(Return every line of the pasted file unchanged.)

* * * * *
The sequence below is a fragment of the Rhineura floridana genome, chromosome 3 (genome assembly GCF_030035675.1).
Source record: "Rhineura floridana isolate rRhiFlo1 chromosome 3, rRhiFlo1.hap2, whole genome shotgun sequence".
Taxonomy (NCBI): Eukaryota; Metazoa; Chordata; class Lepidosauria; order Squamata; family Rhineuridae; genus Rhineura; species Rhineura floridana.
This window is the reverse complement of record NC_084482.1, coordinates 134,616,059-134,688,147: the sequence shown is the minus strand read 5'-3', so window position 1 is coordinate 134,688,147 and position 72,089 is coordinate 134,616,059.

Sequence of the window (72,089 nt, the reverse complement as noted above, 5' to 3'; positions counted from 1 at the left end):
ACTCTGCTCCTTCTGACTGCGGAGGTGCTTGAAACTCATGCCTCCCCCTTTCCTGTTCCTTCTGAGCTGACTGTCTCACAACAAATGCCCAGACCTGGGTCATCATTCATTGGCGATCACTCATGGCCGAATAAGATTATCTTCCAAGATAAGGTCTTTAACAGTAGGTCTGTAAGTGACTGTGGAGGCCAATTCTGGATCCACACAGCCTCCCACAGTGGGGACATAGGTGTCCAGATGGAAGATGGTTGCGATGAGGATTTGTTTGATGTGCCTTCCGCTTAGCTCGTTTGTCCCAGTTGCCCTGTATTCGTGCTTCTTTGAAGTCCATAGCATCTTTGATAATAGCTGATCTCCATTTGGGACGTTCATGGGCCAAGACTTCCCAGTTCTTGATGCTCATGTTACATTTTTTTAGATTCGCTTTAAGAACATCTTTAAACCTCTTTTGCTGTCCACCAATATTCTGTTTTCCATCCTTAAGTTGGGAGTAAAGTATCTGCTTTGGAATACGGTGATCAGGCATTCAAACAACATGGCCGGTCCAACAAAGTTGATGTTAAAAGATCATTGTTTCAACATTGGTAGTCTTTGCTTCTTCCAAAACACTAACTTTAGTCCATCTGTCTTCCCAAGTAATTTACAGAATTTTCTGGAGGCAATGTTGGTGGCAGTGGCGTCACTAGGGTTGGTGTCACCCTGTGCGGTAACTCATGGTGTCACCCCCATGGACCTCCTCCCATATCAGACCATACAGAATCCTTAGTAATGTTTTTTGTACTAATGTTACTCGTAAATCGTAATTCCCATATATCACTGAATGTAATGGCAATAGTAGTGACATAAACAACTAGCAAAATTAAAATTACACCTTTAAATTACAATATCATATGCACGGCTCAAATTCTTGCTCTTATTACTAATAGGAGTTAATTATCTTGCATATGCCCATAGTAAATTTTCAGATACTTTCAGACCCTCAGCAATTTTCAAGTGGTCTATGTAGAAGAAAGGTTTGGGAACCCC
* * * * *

The sequence below is a fragment of the Rhineura floridana genome, chromosome 3 (genome assembly GCF_030035675.1).
Source record: "Rhineura floridana isolate rRhiFlo1 chromosome 3, rRhiFlo1.hap2, whole genome shotgun sequence".
Taxonomy (NCBI): Eukaryota; Metazoa; Chordata; class Lepidosauria; order Squamata; family Rhineuridae; genus Rhineura; species Rhineura floridana.
This window is the reverse complement of record NC_084482.1, coordinates 134,616,059-134,688,147: the sequence shown is the minus strand read 5'-3', so window position 1 is coordinate 134,688,147 and position 72,089 is coordinate 134,616,059.

Sequence of the window (72,089 nt, the reverse complement as noted above, 5' to 3'; positions counted from 1 at the left end):
ACTCTGCTCCTTCTGACTGCGGAGGTGCTTGAAACTCATGCCTCCCCCTTTCCTGTTCCTTCTGAGCTGACTGTCTCACAACAAATGCCCAGACCTGGGTCATCATTCATTGGCGATCACTCATGGCCGAATAAGATTATCTTCCAAGATAAGGTCTTTAACAGTAGGTCTGTAAGTGACTGTGGAGGCCAATTCTGGATCCACACAGCCTCCCACAGTGGGGACATAGGTGTCCAGATGGAAGATGGTTGCGATGAGGATTTGTTTGATGTGCCTTCCGCTTAGCTCGTTTGTCCCAGTTGCCCTGTATTCGTGCTTCTTTGAAGTCCATAGCATCTTTGATAATAGCTGATCTCCATTTGGGACGTTCATGGGCCAAGACTTCCCAGTTCTTGATGCTCATGTTACATTTTTTTAGATTCGCTTTAAGAACATCTTTAAACCTCTTTTGCTGTCCACCAATATTCTGTTTTCCATCCTTAAGTTGGGAGTAAAGTATCTGCTTTGGAATACGGTGATCAGGCATTCAAACAACATGGCCGGTCCAACAAAGTTGATGTTAAAAGATCATTGTTTCAACATTGGTAGTCTTTGCTTCTTCCAAAACACTAACTTTAGTCCATCTGTCTTCCCAAGTAATTTACAGAATTTTCTGGAGGCAATGTTGGTGGCAGTGGCGTCACTAGGGTTGGTGTCACCCTGTGCGGTAACTCATGGTGTCACCCCCATGGACCTCCTCCCATATCAGACCATACAGAATCCTTAGTAATGTTTTTTGTACTAATGTTACTCGTAAATCGTAATTCCCATATATCACTGAATGTAATGGCAATAGTAGTGACATAAACAACTAGCAAAATTAAAATTACACCTTTAAATTACAATATCATATGCACGGCTCAAATTCTTGCTCTTATTACTAATAGGAGTTAATTATCTTGCATATGCCCATAGTAAATTTTCAGATACTTTCAGACCCTCAGCAATTTTCAAGTGGTCTATGTAGAAGAAAGGTTTGGGAACCCC